Federal investigators are looking into allegations that the Secret Service deviated from normal polygraphing methods in the wake of a Cartagena prostitution scandal — including claims that polygraphy experts inside the service were uncomfortable with the deviations.

Senior Secret Service managers are said to have ordered the unusual methods in a rush to take swift action and put the humiliating episode behind the storied law enforcement agency. But now the inspector general for the Service’s parent agency — the Department of Homeland Security — is probing whether such variations and rushing could have led to flawed conclusions and unfair punishments for some men implicated in the scandal, according to two individuals briefed on the probe.

The public disclosure last month that a dozen Secret Service agents and officers had gone out for a night of heavy drinking while on a presidential business trip to Colombia and returned to their hotel rooms with prostitutes raised questions about the agency’s culture, and whether Director Mark Sullivan would keep his job. As President Obama faced a stream of questions about his bodyguards rather than his international economic summit in Colombia, Sullivan assured the White House and Congress he would move rapidly to investigate and root out the problem agents.

Some individual agents whom the Secret Service identified as bringing women to their Cartagena hotel rooms the night of April 11 were subjected to multiple polygraphs, a departure from past practice, according to those briefed on the case.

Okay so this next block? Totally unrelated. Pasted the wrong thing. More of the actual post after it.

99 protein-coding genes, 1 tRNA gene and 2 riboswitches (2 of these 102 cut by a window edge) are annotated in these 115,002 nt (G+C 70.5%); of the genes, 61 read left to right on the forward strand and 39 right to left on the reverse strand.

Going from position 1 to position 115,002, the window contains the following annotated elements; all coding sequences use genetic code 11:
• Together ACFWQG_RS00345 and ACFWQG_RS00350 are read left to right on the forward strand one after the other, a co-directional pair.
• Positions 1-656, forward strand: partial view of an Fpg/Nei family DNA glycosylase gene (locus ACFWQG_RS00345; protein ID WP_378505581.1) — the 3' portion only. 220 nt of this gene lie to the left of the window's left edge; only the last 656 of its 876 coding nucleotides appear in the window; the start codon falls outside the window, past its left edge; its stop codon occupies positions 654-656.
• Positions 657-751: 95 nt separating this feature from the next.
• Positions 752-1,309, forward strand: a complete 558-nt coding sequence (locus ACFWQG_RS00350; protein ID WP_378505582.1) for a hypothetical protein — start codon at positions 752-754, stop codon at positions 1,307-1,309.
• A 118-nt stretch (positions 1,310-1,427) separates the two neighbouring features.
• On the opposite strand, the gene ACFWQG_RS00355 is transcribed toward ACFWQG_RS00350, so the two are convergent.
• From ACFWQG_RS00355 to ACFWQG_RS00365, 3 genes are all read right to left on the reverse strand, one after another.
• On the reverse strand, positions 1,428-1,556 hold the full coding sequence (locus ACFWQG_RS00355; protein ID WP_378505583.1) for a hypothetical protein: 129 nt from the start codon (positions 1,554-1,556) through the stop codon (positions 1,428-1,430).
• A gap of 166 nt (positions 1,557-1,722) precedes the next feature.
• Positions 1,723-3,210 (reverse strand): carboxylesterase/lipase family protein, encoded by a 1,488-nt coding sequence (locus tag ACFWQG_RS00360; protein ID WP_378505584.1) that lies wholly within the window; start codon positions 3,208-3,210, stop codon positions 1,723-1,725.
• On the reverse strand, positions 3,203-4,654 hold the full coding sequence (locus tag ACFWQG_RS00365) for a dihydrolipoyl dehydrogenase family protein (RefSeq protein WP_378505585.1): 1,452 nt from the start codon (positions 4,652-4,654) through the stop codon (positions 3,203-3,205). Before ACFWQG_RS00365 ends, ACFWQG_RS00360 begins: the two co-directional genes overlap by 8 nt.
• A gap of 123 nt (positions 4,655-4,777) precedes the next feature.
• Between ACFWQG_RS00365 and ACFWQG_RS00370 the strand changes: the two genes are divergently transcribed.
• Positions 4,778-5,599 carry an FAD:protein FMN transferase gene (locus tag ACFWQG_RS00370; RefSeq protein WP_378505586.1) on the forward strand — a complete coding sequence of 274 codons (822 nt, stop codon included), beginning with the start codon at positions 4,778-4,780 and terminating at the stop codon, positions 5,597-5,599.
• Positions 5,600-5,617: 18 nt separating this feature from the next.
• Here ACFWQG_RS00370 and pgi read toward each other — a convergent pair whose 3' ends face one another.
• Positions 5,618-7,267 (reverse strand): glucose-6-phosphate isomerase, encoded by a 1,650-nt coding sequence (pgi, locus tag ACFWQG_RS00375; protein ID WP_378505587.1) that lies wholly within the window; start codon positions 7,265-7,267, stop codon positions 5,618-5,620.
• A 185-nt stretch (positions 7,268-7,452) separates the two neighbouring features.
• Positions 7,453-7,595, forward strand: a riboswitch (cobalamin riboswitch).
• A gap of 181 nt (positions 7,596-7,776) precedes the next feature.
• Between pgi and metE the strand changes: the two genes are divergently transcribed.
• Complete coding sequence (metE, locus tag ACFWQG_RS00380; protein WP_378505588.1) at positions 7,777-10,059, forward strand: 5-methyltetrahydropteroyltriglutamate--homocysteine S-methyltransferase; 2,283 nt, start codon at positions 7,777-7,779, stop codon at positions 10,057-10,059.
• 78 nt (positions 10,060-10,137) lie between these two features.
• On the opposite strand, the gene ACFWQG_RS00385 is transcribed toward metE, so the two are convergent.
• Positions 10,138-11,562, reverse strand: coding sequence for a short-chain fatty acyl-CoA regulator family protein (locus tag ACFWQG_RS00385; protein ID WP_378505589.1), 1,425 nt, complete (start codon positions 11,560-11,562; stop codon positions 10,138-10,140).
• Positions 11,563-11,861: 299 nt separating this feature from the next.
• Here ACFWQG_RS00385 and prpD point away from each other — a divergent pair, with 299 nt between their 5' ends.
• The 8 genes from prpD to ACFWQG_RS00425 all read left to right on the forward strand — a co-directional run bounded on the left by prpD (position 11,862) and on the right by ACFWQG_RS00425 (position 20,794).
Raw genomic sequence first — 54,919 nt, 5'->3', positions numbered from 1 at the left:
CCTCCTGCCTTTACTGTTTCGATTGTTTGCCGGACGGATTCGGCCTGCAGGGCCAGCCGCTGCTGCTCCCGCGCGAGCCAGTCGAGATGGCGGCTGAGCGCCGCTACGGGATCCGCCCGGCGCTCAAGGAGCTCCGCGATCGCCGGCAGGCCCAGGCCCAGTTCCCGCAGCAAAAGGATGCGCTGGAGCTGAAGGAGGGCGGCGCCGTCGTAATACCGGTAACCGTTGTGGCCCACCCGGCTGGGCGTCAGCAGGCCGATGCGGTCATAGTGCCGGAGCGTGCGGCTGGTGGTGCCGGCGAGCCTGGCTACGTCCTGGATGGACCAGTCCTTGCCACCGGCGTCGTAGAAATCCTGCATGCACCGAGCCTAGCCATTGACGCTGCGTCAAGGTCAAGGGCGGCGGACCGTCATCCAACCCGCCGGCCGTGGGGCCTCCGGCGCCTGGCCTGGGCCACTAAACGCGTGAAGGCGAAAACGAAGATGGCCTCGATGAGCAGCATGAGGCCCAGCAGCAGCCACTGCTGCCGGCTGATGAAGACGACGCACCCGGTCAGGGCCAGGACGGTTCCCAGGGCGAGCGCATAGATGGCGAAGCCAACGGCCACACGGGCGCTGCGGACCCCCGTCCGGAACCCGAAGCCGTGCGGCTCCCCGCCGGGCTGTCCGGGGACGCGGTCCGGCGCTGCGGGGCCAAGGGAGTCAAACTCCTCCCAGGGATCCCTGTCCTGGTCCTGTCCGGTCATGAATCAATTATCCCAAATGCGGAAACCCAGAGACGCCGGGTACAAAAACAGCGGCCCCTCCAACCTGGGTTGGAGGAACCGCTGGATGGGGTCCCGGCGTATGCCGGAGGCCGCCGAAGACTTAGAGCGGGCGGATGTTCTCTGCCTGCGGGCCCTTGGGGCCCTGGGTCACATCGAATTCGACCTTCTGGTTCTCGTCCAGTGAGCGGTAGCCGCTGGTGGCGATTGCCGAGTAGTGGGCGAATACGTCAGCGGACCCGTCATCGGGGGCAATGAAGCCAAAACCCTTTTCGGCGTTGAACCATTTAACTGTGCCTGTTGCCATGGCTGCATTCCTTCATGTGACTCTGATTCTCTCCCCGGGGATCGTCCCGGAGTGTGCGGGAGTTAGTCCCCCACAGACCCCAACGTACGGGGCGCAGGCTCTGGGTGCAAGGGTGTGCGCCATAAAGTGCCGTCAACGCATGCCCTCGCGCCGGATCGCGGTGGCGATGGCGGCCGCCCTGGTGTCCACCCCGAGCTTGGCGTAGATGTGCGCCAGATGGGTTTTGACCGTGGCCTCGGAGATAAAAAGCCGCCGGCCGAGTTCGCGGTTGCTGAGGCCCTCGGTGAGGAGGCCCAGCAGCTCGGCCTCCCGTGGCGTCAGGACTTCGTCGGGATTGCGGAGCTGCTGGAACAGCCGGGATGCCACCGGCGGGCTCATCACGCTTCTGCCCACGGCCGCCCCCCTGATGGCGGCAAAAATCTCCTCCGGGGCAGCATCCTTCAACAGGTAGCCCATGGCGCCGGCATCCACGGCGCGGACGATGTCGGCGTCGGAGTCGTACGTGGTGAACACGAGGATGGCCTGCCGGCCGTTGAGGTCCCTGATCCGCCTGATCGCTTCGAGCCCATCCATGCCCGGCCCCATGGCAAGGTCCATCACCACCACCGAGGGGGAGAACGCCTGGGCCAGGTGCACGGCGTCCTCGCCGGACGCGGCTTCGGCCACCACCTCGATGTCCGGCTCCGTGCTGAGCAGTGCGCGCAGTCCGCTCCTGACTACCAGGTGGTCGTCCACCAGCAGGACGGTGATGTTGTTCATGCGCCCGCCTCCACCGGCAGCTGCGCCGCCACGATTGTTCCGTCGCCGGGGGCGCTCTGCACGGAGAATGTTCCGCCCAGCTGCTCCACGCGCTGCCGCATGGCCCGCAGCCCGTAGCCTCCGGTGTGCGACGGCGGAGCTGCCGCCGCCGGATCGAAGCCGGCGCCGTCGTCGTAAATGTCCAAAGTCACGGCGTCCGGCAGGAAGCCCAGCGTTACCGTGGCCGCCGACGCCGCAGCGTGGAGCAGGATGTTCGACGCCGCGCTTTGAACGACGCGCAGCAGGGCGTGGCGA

The Secret Service also questioned some employees in significant detail about their sexual activities on the Colombian trip. In a typical misconduct investigation, however, the Secret Service uses a more general “national security” polygraph test that seeks to assess an employee’s truthfulness and whether their actions posed a potential risk to national security.

The sources said that some agents implicated in the Cartagena prostitution scandal were pressured to resign almost immediately after being shipped out of Colombia on April 13 — but prior to being given polygraph examinations. Some were separately put under significant duress during extended polygraph sessions, conditions that could lead to faulty or inconclusive results, the individuals said.

A spokesperson for acting Inspector General Charles K. Edwards declined to comment on the details of the probe, and whether it has interviewed any members of the Secret Service’s polygraphing unit.

Edwards did confirm in testimony before the Senate Wednesday, however, that he has opened a separate probe to interview the 12 employees implicated in the scandal. He indicated then that he plans to review how many polygraph tests and what types were conducted on agency personnel.

The Secret Service has moved to dismiss nine employees and has cleared three of serious misconduct.

The Post reported exclusively Wednesday that at least four of those employees are fighting the agency’s push to dismiss them, arguing they didn’t break any rules. Some argue they are single men allowed to make their own decisions on personal time. Others insist the agency supervisors tolerated such off-duty partying, in a culture that allowed what happened on the road to stay on the road.

The new inquiry will be trained on whether Sullivan’s internal investigation was rushed or whether the move to oust most of the men involved was proper, according to legal officials familiar with the case, who spoke on the condition of anonymity because of the nature of the inquiry.

Edwards said at Wednesday’s hearing his ongoing probe will expand to not just review how the agency investigated itself but also the broader culture of the agency.

His office plans to review notes from interviews with nearly 200 agency employees who were in Colombia and 25 employees at the hotels in Cartagena.

Edwards told lawmakers that he received his first briefing on the situation on April 13, the day that the 12 Secret Service employees were returned to the United States.

Staff writers David Nakamura and Ed O’Keefe contributed to this article.